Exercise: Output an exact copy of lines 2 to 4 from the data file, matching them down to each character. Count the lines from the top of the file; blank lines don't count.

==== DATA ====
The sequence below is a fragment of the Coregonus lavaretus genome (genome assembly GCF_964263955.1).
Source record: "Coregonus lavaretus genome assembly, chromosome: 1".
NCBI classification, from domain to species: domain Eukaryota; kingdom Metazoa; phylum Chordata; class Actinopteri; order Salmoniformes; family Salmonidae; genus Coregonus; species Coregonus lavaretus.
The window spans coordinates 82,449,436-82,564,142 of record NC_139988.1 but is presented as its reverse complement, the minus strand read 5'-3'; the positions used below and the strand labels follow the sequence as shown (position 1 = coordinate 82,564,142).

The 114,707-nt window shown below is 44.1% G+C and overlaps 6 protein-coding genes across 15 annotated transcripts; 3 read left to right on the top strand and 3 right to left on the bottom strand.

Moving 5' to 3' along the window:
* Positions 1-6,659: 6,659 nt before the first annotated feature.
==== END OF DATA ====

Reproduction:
Source record: "Coregonus lavaretus genome assembly, chromosome: 1".
NCBI classification, from domain to species: domain Eukaryota; kingdom Metazoa; phylum Chordata; class Actinopteri; order Salmoniformes; family Salmonidae; genus Coregonus; species Coregonus lavaretus.
The window spans coordinates 82,449,436-82,564,142 of record NC_139988.1 but is presented as its reverse complement, the minus strand read 5'-3'; the positions used below and the strand labels follow the sequence as shown (position 1 = coordinate 82,564,142).